U.S. President Joe Biden and the U.S. Department of Transportation are looking to write new rules to require airlines to pay passengers in cash for the lengthy flight delays and cancelations they faced and that the airlines themselves are responsible, according to Reuters.
“Our top priority has been to get American air travelers a better deal,” Biden said on Monday.
The Biden administration has made numerous bids targeting airlines and better serve consumer protections for domestic U.S. flights. These protections will extend international flights involving an American carrier’s origin or destination.
BREAKING: President Biden’s approval rating stands at 51% today according to a new poll from Trump's favorite polling firm, Rasmussen.
Who else thinks the media should give positive poll numbers like these just as much attention as they do the… pic.twitter.com/Wwb0hhjgTS
— Jon Cooper (@joncoopertweets) May 8, 2023
The rules of a potential delay are set to be proposed by the end of 2023. However, it would likely take years to finalize those rules.
Also on Monday, U.S. Transportation Secretary Pete Buttigieg added that upcoming “summer travel will be putting enormous pressure on the system.”
“Airlines need to accept their fundamental responsibility to better serve passengers,” Buttigieg said.
Airlines Scoff At Biden Compensation Plan, No Amount Specified
While an official amount was not specified, the U.S. Department of Transportation did ask airlines last year if they would pay a minimum of $100 for delays of at least three hours caused by the airlines themselves, according to the outlet.
Meanwhile, some airlines are scoffing at the idea of forking over money for delays.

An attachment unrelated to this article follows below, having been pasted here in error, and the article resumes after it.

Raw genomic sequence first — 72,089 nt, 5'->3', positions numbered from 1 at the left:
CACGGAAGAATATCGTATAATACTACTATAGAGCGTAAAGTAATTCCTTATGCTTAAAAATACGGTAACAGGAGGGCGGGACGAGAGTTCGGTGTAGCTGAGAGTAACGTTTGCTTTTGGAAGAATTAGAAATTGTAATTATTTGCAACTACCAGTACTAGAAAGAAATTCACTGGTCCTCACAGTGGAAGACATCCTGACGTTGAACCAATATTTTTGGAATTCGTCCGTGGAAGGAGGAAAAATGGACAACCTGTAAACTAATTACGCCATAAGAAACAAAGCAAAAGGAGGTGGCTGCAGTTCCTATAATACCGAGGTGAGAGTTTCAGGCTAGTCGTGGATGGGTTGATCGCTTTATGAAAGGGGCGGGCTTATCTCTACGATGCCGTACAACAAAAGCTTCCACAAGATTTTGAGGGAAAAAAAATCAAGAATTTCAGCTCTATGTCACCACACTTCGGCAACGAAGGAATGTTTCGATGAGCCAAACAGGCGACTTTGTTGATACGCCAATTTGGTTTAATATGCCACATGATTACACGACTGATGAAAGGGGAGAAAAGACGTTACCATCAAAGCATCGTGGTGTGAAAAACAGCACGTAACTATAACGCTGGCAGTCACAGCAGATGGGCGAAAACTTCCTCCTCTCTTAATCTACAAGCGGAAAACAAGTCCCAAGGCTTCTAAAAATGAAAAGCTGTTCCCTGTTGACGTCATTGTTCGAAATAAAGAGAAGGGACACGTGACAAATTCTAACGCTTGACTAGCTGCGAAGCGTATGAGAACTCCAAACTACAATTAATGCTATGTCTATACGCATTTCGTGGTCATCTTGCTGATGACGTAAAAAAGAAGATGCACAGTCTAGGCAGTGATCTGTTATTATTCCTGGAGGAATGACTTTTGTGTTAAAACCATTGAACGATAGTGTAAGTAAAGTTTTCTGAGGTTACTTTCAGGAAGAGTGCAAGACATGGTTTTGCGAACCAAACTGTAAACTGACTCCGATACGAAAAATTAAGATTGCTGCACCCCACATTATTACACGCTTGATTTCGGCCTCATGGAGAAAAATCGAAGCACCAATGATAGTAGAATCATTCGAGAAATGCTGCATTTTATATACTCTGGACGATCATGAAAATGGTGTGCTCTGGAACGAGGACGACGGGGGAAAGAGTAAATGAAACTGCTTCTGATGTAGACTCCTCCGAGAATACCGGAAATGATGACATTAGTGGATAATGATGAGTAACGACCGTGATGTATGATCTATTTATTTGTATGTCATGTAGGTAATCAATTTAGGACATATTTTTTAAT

We’re launching a new website to highlight which airlines currently offer cash compensation, provide travel credits or vouchers, or award frequent flyer miles and cover costs for other amenities. Real competition means knowing what you’re getting.https://t.co/yasRA97ZPo
— The White House (@WhiteHouse) May 8, 2023
There is no legal requirement for carriers to compensate American passengers for canceled or delayed flights, but the European Union and other countries require upwards of 600 euros, or $663, for long delays, Reuters reports.
JetBlue Airways’ updated dashboard shows offers for frequent flyer miles, travel credits, or vouchers when faced with cancellations or delays that are under the airline’s control that result in passengers waiting three hours or more.
Alaska Airlines, too, offers travel credits or vouchers, but no airline guarantees cash compensation as proposed by Biden and Buttigieg.
Biden’s approval rating came in at 51% in a poll published by Rasmussen Reports on Monday.